December 9– The FAA is now helping to reduce or eliminate one source of delay at Chicago OHare and Midway through the use of Data Communications (Data Comm), part of the FAAs NextGen air traffic control modernization. Data Comm will help reduce delays by making pilot-controller communications shorter and more accurate, which could help keep a plane in the departure line and on schedule. It is now operational at both of Chicagos major airports.
Today, members of the media toured the OHare air traffic control tower and a United Airlines jet to see Data Comm in action. Representatives from the FAA, United Airlines, the National Air Traffic Controllers Association, and the Professional Aviation Safety Specialists were on hand.
Inside the tower, controllers enter flight departure clearance instructions into a computer and push a button to electronically send the information to an aircrafts flight deck. Flight crews view the information, press a button to confirm receipt, and press another button to enter the instructions into the aircrafts flight management system.
This process saves valuable time.For instance, when pilots read back a series of complicated waypoints in a clearance with even one mistake called a readback/hearback error they must repeat the instructions until they are correct. These corrections take time, and even a short departure clearance can take two to three times longer than one communicated via Data Comm.
This benefit becomes even more pronounced during bad weather, when Data Comm enables equipped aircraft to take off before an approaching storm closes the departure window, while aircraft relying solely on voice communications remain stuck on the ground waiting for the storm to pass.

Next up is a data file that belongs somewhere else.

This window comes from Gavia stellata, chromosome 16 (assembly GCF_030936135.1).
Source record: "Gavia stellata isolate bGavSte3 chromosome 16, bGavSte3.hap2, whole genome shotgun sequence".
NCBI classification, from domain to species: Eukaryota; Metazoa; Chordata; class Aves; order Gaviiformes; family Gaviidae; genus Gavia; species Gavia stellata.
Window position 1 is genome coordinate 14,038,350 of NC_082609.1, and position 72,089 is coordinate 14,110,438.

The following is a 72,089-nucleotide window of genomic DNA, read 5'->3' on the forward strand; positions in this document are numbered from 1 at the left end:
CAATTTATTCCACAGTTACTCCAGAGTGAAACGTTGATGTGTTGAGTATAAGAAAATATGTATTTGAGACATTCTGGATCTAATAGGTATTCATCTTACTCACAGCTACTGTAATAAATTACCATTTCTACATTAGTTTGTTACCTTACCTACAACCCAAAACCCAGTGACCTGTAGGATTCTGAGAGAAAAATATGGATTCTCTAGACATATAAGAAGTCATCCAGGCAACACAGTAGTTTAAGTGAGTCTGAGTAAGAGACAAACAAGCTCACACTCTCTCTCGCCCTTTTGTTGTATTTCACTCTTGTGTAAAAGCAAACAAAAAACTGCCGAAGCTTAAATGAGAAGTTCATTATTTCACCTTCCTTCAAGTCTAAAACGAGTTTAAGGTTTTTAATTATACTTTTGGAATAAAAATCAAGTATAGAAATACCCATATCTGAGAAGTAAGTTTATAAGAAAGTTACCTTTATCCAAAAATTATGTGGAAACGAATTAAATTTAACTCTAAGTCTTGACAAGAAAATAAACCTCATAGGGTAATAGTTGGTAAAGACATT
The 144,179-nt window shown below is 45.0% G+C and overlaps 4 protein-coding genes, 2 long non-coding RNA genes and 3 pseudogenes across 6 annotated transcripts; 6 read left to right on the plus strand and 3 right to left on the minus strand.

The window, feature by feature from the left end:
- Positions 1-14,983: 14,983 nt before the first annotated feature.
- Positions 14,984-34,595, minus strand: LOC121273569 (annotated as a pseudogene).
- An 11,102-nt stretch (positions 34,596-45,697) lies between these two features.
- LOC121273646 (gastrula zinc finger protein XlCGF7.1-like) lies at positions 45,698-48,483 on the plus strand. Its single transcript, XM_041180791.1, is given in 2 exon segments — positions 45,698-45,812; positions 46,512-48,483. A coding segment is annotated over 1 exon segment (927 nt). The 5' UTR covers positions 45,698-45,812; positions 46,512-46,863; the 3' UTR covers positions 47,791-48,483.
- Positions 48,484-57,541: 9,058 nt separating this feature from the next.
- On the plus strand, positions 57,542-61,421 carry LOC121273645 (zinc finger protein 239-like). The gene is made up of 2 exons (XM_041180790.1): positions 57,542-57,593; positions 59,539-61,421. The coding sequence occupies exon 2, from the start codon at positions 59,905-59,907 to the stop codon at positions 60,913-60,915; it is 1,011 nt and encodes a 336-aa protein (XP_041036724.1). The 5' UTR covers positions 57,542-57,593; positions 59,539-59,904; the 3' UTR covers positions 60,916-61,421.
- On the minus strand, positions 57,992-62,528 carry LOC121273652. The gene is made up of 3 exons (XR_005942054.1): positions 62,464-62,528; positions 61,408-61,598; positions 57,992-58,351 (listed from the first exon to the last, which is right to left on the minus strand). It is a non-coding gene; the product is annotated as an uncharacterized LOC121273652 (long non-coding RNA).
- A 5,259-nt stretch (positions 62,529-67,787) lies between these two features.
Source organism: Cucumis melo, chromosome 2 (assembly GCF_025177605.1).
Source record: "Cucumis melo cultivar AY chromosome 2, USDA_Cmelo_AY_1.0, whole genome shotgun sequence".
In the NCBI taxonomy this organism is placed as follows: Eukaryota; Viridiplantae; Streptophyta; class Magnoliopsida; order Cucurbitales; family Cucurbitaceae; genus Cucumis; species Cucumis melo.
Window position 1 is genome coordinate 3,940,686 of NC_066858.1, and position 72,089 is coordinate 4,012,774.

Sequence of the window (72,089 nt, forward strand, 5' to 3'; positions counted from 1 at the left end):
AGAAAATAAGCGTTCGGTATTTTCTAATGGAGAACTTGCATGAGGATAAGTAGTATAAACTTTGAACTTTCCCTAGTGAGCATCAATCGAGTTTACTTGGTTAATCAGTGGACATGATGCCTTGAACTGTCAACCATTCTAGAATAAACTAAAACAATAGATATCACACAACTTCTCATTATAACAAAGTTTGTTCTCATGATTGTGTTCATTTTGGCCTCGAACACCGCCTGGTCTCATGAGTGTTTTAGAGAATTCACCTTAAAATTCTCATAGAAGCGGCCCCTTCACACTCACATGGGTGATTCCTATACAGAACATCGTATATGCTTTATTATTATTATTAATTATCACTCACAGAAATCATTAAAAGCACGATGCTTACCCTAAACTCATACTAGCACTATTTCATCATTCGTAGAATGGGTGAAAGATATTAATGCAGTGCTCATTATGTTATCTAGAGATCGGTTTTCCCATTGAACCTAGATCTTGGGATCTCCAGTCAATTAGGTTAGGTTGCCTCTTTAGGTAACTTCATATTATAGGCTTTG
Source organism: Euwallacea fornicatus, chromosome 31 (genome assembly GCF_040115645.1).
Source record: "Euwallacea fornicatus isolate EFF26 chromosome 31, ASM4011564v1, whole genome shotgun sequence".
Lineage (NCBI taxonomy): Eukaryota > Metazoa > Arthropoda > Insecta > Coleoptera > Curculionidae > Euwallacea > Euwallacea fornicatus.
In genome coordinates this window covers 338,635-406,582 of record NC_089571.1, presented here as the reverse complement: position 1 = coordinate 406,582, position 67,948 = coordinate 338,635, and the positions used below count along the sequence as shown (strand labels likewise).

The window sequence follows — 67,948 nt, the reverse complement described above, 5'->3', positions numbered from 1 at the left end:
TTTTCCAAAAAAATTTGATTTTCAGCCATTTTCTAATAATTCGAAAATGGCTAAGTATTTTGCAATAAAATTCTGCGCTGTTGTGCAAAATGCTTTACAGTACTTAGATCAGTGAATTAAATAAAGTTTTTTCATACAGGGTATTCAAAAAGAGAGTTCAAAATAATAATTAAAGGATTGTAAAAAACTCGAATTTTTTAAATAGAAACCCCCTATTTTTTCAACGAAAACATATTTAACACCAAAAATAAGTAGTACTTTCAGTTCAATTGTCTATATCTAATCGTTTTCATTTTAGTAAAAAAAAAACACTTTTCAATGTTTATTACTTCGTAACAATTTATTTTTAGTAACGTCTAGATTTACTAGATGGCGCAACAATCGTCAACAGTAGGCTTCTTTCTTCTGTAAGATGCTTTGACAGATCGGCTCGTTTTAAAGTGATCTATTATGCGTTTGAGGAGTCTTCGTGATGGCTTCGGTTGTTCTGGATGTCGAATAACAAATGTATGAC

Data Comm is expected to save operators more than $10 billion over the 30-year life cycle of the program and save the FAAabout $1 billion in future operating costs.
The first Data Comm-equipped airports Salt Lake City and Houstons George Bush Intercontinental and William P. Hobby received tower departure clearance services eight months ahead of schedule in August 2015.
TheFAAand its industry partners have delivered Data Comm to more than 50 towers to date, almost two and a half years ahead of the original plan. The expansion into en route airspace is the next phase of the program and will start in 2019.
Data Comm is now operational at these airport towers:
New York John F. Kennedy
New York LaGuardia
Salt Lake City
Windsor Locks (Bradley)
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